State tax revenue down 26% in 2009

It’s not just California.  Tax revenue is falling everywheret.gif.

State income-tax revenue fell 26% in the first four months of 2009 compared to the same period last year, according to a survey of states by the nonprofit Nelson A. Rockefeller Institute of Government.

The report, conducted by the public-policy research arm of the State University of New York, is one of the most up-to-date measures of how deep the recession is digging into Americans’ wallets and, consequently, state coffers.

States are required by law to balance the budget, so lower tax revenues will translate in service cuts, rather than red ink. Already states such as Kansas are slowing the payment of income-tax refunds and delaying payments to local school districts, according to the report.

This is a point I have highlighted in the past: when state taxes fall, services get cut.  And the fact that states are constrained unlike the U.S. government because they have no printing presses is one reason I said in January that the President’s stimulus package was not going to get it done. Time will tell whether U.S. government largesse is countered by state and local government cutbacks. And it is local government services you probably care most about: schools, police, garbage collection, swimming pools, libraries.

Related Reading:


Originally published at Credit Writedowns and reproduced here with the author’s permission.

4 Responses to "State tax revenue down 26% in 2009"

  1. Guest   June 18, 2009 at 1:40 pm

    They always lie about the level of revenue in California. California revenues are down about 60% more than the reported figure. California is in a depression and its economy is deteriorating rapidly. Anyone who tells you differently is simply lying.

    • Sonny   June 19, 2009 at 9:14 am

      That’s right, and that is why Sen.’s Feinstein and Boxer are ready to concede all rights that California may have, to become part of the Federal Govt. Then, they will be able to print their own money and spend that of the taxpayers from other states. This seems to be the trend from large states that cannot control their budgets.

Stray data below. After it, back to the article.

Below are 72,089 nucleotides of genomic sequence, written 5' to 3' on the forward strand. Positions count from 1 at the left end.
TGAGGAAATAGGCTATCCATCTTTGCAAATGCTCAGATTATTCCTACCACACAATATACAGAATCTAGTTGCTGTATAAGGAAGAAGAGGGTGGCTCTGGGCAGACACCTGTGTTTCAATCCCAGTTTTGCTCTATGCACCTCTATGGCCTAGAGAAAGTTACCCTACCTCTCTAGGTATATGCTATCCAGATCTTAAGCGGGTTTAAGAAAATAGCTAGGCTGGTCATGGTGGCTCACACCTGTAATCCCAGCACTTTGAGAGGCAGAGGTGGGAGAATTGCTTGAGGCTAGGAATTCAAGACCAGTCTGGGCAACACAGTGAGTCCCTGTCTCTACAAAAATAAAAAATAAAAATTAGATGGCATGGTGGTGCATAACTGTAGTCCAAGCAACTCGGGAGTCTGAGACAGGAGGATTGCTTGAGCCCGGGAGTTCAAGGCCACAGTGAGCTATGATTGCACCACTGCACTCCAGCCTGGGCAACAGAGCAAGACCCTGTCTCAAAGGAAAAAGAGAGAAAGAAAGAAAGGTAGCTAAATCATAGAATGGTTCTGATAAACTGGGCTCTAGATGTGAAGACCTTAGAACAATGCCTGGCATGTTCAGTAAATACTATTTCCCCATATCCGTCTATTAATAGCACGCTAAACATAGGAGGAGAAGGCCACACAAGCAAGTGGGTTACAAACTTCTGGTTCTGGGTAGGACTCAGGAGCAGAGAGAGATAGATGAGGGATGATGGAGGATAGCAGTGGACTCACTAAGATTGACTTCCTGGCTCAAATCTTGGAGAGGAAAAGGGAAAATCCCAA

2. Anonymous   June 18, 2009 at 5:32 pm

    The combination of the balanced budget amendment and Governor Schwartzenegger’s promise not to raise taxes will ensure massive cuts of public services and the probable sale of various public assets to private investors, as suggested in Harrison’s previous article. The situation plays directly into the right’s “starve-the-beast” strategy to systematically reduce the size and scope of the public sector (especially the funding of government regulatory agencies) by “starving” it of tax revenue. Raising taxes could help alleviate the problems, but Schwartzenegger is steadfastly refusing to do so, claiming that the public won’t permit it.

  3. Guest   June 18, 2009 at 6:45 pm

    So many unnecessary services are major contributors to continued unemployment. I see more than a trivial number of help wanted signs around but these roles go unfilled for months at a time. Is this because they don’t pay a so-called “living wage”? No. It is because the people who might otherwise fill these positions can “earn” the same amount on welfare whilst also collecting food stamps and taking advantage of state funded childcare and living in state subsidized housing. These are able-bodies people who opt simply not to work. Cut the services and these people will return to work. Our government still will not tax these people’s earnings, but at least we’ll get them off of the public trough.And as far as increased taxation…I would much prefer to be “taxed” by having to pay an extra couple of dollars for a head of lettuce or a bunch of tomatoes because they’re being picked by a citizen (preferably a former welfare recipient) than I would pay additional income tax.This can work, but someone has to have the guts to put it in motion. Unfortunately we are caught in a death spiral in which there are some many suckling at the government teat that anyone running on a “get to work” platform will surely fail. If “starving the beast” is the only way to get is started, then so be it.